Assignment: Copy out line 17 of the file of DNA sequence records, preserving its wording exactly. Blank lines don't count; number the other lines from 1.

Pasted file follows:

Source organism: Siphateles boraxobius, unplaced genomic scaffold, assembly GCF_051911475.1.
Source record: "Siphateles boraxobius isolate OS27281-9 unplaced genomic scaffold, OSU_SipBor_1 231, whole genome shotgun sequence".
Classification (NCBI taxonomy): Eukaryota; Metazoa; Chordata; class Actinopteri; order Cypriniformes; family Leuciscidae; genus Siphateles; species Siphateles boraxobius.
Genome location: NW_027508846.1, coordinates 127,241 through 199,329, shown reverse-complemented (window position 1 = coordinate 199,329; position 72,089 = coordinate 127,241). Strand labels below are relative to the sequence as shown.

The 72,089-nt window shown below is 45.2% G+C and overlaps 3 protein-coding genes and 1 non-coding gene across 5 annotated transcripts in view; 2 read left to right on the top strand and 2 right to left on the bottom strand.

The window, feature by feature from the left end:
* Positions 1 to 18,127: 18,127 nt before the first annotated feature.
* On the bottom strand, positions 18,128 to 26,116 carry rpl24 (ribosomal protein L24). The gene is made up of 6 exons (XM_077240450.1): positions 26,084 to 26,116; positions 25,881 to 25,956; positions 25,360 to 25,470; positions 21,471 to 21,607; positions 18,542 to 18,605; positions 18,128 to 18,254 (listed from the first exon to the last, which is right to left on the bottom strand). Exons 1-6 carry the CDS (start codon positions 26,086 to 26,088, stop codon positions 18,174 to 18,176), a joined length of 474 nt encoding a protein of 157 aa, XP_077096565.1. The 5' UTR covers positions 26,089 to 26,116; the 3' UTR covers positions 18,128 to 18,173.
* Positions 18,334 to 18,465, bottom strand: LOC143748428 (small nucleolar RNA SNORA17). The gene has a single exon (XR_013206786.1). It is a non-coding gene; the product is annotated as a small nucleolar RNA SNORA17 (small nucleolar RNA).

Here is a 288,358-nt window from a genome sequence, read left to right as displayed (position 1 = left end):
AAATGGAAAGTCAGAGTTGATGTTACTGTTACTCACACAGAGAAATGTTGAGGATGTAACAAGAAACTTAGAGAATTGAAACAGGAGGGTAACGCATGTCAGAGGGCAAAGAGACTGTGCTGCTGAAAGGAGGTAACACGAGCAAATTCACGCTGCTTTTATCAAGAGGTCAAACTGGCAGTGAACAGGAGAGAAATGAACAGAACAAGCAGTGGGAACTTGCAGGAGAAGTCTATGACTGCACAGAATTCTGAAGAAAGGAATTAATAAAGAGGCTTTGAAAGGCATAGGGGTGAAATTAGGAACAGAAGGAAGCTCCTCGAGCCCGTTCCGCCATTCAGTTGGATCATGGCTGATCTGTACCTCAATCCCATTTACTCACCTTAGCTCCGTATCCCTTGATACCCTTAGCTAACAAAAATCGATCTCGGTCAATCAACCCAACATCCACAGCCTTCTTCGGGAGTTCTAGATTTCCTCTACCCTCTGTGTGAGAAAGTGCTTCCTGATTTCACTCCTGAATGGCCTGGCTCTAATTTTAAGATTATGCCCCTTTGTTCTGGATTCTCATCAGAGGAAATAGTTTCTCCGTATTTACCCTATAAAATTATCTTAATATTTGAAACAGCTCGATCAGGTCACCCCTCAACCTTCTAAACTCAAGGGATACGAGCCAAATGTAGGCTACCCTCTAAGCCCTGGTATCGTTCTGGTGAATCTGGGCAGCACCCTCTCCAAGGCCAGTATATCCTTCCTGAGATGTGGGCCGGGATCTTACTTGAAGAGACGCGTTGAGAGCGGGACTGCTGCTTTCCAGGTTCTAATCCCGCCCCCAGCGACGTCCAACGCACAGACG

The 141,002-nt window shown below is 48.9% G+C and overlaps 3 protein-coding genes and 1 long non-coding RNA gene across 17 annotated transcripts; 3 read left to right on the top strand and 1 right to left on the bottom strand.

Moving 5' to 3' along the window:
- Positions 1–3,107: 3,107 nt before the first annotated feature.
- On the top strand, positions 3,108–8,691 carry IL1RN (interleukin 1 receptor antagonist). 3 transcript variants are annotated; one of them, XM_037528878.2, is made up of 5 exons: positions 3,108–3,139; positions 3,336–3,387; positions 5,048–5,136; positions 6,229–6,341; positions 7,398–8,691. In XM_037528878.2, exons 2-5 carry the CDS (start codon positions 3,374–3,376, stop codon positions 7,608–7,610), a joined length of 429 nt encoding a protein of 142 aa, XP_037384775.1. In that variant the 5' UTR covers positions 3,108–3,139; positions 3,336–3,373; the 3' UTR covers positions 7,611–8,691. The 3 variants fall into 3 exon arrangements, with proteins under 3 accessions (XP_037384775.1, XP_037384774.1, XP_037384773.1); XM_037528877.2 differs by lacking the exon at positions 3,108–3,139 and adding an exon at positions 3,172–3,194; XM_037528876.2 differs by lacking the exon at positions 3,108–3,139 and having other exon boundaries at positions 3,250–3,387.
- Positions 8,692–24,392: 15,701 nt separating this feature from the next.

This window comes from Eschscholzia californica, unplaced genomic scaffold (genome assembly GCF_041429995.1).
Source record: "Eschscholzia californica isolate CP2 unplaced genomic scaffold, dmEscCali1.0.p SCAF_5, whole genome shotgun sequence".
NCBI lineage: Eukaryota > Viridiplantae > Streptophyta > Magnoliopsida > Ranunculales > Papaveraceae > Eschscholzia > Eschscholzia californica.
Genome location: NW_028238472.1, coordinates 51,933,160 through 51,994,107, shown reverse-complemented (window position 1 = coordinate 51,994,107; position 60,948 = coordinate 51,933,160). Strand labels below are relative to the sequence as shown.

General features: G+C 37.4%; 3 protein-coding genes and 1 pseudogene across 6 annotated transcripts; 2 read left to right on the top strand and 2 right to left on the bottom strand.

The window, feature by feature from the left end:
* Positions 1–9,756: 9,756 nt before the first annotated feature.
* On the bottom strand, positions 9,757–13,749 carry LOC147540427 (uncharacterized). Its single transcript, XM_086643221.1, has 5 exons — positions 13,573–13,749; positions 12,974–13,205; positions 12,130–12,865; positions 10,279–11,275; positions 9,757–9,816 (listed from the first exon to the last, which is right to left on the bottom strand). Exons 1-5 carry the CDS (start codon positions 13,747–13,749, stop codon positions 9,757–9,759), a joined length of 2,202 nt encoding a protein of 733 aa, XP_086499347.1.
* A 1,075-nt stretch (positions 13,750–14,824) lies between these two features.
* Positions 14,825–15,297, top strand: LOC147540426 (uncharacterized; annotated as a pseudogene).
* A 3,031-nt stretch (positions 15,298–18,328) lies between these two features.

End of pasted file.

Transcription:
This window comes from Eschscholzia californica, unplaced genomic scaffold (genome assembly GCF_041429995.1).